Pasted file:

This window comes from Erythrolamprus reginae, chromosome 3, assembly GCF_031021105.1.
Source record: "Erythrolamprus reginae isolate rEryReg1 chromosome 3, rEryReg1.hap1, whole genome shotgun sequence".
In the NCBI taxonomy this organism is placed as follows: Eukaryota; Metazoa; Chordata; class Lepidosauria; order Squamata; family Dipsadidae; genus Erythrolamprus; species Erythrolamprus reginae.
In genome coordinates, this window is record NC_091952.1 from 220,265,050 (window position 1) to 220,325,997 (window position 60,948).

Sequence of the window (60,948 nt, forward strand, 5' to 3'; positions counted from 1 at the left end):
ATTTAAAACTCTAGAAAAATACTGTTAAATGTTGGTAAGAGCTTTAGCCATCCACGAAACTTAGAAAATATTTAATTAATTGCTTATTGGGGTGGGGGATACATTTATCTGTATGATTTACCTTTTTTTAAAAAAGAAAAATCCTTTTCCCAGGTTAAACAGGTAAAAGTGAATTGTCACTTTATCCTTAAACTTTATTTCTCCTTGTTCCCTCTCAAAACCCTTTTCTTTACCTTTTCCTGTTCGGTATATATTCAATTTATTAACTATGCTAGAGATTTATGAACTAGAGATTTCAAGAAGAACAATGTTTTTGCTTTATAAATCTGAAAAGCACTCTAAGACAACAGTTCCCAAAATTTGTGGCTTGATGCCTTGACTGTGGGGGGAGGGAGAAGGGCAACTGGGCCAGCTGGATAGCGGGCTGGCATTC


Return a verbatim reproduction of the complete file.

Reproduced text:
This window comes from Erythrolamprus reginae, chromosome 3, assembly GCF_031021105.1.
Source record: "Erythrolamprus reginae isolate rEryReg1 chromosome 3, rEryReg1.hap1, whole genome shotgun sequence".
In the NCBI taxonomy this organism is placed as follows: Eukaryota; Metazoa; Chordata; class Lepidosauria; order Squamata; family Dipsadidae; genus Erythrolamprus; species Erythrolamprus reginae.
In genome coordinates, this window is record NC_091952.1 from 220,265,050 (window position 1) to 220,325,997 (window position 60,948).

Sequence of the window (60,948 nt, forward strand, 5' to 3'; positions counted from 1 at the left end):
ATTTAAAACTCTAGAAAAATACTGTTAAATGTTGGTAAGAGCTTTAGCCATCCACGAAACTTAGAAAATATTTAATTAATTGCTTATTGGGGTGGGGGATACATTTATCTGTATGATTTACCTTTTTTTAAAAAAGAAAAATCCTTTTCCCAGGTTAAACAGGTAAAAGTGAATTGTCACTTTATCCTTAAACTTTATTTCTCCTTGTTCCCTCTCAAAACCCTTTTCTTTACCTTTTCCTGTTCGGTATATATTCAATTTATTAACTATGCTAGAGATTTATGAACTAGAGATTTCAAGAAGAACAATGTTTTTGCTTTATAAATCTGAAAAGCACTCTAAGACAACAGTTCCCAAAATTTGTGGCTTGATGCCTTGACTGTGGGGGGAGGGAGAAGGGCAACTGGGCCAGCTGGATAGCGGGCTGGCATTC